I’ve got a few cobwebs in my brain that need clearing out. Bear with me.
Here’s something that’s been knocking around for a while. I’ve been going on at length in this column about the obstacles and challenges women spec writers faced in the 1960s, 70s, and into the 80s.
A while ago an alert writing friend sent me “The History of Women in Sci-Fi isn’t What You Think”, based on a Wired Magazine podcast from the series Geek’s Guide to the Galaxy. The article summarized an interview with Lisa Yaszek, who teaches Science Fiction Studies at Georgia Tech.
She knows a lot more about this subject than I do.
Yaszek tells us there were, in fact, numerous successful women spec writers during this period. The piece goes on to say that 1) only a few editors discriminated against women writers, and 2) only a small number of women writers—famously, James Tiptree, Jr.—found it necessary or desirable to use male pseudonyms or initials.
Yet these situations come up on a regular basis when I look at the histories of individual authors, which I have been doing, somewhat obsessively, over the past few months.
Quite honestly, I don’t know what to think now. Which is it? Did women face discrimination in bringing their stories forward in the spec world or not?
Obviously it’s not a black and white issue. How many rejections from how many editors qualifies as discrimination? How do we know, even now, why a story gets rejected?
Unfortunately, it doesn’t figure in my world view right now to go back to the original sources and do enough research to feel confident to draw a conclusion rather than simply sport an opinion. (I thank, or blame, the English department at Barnard College for instilling such over-the-top requirements for drawing conclusions deep in my psyche.)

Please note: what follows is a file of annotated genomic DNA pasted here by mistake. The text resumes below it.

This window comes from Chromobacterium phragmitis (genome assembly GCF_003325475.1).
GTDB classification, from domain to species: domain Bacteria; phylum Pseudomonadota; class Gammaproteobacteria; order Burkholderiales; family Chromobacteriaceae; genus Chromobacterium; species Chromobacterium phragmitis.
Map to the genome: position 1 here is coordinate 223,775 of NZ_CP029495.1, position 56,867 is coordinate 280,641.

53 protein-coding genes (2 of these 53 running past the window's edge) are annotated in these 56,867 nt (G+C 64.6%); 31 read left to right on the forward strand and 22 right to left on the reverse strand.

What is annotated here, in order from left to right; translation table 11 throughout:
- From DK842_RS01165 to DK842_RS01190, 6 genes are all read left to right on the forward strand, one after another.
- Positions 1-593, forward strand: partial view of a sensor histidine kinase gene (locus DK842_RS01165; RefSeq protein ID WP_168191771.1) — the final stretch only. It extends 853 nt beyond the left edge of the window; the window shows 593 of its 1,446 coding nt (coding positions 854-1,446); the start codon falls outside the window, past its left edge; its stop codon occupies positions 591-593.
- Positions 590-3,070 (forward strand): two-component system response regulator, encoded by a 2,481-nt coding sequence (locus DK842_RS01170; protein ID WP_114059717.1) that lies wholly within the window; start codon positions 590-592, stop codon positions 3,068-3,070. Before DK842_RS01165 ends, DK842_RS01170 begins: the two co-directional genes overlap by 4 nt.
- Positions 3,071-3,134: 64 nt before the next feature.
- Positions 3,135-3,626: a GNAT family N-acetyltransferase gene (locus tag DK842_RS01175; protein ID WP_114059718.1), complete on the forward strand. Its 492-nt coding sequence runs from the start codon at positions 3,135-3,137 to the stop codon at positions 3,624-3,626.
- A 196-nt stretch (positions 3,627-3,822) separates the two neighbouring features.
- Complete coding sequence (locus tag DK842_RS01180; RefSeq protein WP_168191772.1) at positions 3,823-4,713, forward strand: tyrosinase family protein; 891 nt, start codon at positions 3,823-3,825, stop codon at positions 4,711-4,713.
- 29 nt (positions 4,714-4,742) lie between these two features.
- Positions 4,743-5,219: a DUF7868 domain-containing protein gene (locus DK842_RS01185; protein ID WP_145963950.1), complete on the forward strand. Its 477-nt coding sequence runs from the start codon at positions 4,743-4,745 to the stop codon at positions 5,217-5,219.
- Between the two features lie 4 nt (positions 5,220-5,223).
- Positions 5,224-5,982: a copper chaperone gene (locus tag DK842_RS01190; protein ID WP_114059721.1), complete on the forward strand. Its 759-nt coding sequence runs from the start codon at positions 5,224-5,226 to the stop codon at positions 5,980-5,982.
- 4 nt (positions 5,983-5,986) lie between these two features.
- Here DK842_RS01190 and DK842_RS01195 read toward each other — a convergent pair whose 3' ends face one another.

I do know it’s important to consider both sides and to avoid claiming victim without cause. If I have misled you, dear readers, by assuming discrimination, I apologize. But honestly, I’m not ready to concede this point either. So I’m leaving the issue open. Comments welcome.
trusted tablets One Crone’s Tips for Eliminating Clutter
Speaking of spring cleaning, here are my three best tips. This may not seem to have much to do with speculative literature, but it has a lot to do, for me, with making a space within which I can breathe, write, and create a world.
buy viagra online canada 1. Locate your nearest Goodwill or other not-for-profit that accepts donations of items and clothing. (The success of the following tips may depend on your willingness to implement this one.)
Keep a box in your garage, hallway, closet, etc., for items you wish to donate. Bring the box to the organization on a regular basis, before you can second-guess yourself.
more info 2. Do women still have tablecloths? Getting rid of mine was a highly symbolic action. Something about no longer needing to nurture those around me with a decorative home. (It’s kind of a fish-without-a-bicycle, why-we-don’t-write-symphonies kind of thing.) Maybe for you it’s not a tablecloth, but some other bit of domestic flotsam. You get the drift.
And maybe this is way too last-century for many of you. Now, women do write symphonies. But someone’s buying them. There they are in the store, those tablecloths, mocking us, a drag on our progress, a siren song to lure us back to toxic traditional values. So if you have any, put them in that Goodwill box. Right now, before you think about it.
order now 3. Give yourself permission to get rid of stuff people have given you.
This can be the hardest piece of anti-clutter advice to follow because it can feel, in some visceral sense, like getting rid of the item is getting rid of the person or her memory. It’s especially difficult when it’s someone who is or was close to you; almost impossible if it’s your mom, no matter what kind of relationship you have or had with her.
But it’s not that person. It’s just a thing.
That was the other most liberating anti-clutter thing I did for myself, and once I made the decision, I was amazed how many unlovable toiletry storage items and scarves and pieces of costume jewelry I had been clinging to.
Most of it came from my husband’s maiden aunts, who maintained huge inventories of this stuff to circulate at Christmas. No emotional significance at all, yet it was all still there in my closet.
Hmmm…I wish I could take all my random anxious and non-productive thoughts with no emotional significance, put them in a box, and give them away too!